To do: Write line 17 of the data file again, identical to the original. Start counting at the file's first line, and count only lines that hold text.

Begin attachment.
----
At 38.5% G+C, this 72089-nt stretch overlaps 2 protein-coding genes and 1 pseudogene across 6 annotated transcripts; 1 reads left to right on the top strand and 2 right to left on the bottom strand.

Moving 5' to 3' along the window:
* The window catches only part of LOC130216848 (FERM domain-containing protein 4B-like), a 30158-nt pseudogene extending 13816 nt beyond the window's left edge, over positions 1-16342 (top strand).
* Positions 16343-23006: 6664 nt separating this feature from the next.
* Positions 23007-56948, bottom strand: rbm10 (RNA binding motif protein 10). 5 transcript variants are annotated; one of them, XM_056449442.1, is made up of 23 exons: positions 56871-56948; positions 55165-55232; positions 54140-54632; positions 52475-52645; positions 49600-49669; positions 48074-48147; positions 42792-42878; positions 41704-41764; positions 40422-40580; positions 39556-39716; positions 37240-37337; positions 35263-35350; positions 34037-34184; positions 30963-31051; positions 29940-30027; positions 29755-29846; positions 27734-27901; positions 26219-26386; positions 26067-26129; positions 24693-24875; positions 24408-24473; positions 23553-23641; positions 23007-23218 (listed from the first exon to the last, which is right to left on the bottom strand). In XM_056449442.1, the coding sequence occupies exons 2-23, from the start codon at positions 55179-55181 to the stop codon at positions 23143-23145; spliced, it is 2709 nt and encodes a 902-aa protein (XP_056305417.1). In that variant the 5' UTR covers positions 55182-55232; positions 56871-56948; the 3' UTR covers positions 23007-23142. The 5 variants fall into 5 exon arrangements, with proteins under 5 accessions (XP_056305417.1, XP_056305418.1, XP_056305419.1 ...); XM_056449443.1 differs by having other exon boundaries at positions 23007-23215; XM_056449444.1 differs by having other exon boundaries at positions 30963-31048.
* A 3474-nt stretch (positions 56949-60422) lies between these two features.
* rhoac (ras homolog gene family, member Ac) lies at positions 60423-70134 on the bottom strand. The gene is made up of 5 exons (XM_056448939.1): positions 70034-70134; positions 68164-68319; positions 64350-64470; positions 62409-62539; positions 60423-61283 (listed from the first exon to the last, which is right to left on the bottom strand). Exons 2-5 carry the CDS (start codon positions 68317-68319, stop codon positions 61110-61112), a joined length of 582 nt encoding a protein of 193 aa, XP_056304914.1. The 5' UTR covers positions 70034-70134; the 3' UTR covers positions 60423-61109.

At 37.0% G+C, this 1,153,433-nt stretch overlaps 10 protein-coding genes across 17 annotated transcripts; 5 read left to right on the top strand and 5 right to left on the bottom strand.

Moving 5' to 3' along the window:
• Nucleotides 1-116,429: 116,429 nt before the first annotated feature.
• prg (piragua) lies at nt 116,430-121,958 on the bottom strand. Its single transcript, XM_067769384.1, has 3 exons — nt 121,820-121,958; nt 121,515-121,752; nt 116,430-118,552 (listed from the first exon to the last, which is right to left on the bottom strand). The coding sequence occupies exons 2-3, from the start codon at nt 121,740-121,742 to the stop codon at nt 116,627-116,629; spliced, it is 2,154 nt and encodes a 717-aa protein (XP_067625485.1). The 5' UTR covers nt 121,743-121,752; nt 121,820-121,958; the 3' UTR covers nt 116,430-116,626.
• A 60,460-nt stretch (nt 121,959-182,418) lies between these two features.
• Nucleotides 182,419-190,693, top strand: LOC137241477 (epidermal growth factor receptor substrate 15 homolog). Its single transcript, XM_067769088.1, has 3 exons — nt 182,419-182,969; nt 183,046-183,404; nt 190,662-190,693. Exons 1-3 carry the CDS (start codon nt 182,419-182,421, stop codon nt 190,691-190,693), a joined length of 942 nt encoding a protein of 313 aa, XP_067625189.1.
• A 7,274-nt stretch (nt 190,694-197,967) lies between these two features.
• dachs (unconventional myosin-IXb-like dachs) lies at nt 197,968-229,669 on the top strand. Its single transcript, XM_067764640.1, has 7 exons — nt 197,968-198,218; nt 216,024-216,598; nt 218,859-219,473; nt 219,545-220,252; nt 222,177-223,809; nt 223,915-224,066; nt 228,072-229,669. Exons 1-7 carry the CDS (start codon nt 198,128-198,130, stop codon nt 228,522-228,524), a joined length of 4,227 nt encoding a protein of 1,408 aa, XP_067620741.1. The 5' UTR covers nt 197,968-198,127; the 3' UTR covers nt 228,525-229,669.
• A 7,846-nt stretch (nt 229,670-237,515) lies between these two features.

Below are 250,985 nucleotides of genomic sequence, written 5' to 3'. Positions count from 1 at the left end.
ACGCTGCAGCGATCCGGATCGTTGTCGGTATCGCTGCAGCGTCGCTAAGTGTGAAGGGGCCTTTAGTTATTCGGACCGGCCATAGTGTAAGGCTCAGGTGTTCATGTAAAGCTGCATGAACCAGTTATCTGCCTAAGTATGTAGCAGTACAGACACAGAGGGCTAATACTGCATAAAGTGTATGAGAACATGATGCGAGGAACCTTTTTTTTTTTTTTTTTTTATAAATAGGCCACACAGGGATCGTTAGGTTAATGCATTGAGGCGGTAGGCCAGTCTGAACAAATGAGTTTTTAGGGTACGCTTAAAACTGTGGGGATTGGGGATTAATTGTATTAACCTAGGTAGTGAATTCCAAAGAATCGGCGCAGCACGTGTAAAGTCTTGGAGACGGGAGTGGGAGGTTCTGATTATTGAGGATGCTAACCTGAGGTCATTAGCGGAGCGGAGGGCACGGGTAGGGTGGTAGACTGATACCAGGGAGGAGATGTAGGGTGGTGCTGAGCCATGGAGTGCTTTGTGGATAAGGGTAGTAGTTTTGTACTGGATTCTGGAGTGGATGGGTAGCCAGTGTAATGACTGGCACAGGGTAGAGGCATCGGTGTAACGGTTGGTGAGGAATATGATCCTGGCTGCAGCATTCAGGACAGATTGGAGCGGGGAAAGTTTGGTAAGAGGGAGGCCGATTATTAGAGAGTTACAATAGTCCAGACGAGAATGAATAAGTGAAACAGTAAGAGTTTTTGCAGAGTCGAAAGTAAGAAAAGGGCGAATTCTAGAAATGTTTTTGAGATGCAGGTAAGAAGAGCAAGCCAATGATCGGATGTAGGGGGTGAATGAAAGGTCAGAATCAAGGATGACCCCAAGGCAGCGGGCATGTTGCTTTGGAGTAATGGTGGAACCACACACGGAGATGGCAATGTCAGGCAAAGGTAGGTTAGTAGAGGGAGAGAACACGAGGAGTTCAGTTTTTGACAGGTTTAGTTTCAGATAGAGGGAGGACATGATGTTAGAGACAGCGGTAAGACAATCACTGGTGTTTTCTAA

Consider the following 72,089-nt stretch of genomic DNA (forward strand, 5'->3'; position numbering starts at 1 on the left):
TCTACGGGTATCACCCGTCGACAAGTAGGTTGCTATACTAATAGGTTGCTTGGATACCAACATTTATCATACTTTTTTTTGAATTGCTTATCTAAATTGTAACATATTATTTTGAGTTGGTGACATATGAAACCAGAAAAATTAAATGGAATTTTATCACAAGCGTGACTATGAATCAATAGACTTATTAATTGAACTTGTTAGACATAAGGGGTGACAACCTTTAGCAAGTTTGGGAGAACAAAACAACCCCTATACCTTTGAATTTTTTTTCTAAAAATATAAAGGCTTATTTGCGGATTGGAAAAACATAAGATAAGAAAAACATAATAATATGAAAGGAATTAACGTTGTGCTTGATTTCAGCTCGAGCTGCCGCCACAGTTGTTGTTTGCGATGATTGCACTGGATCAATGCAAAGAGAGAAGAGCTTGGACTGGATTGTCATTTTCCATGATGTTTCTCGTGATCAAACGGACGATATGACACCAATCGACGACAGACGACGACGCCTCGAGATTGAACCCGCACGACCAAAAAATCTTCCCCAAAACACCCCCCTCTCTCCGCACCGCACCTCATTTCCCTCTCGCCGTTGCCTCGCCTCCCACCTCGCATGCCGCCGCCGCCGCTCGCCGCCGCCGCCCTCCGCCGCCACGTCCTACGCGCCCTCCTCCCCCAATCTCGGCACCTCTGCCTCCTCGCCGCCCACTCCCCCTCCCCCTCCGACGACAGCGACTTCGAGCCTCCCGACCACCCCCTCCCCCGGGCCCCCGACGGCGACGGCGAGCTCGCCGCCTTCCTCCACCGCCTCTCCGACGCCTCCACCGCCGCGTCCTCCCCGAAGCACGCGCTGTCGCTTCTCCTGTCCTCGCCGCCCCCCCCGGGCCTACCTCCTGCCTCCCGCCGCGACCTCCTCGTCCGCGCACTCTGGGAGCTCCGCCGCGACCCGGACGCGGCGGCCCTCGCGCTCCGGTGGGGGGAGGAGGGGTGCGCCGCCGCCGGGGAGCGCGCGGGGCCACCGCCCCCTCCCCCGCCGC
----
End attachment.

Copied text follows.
Below are 250,985 nucleotides of genomic sequence, written 5' to 3'. Positions count from 1 at the left end.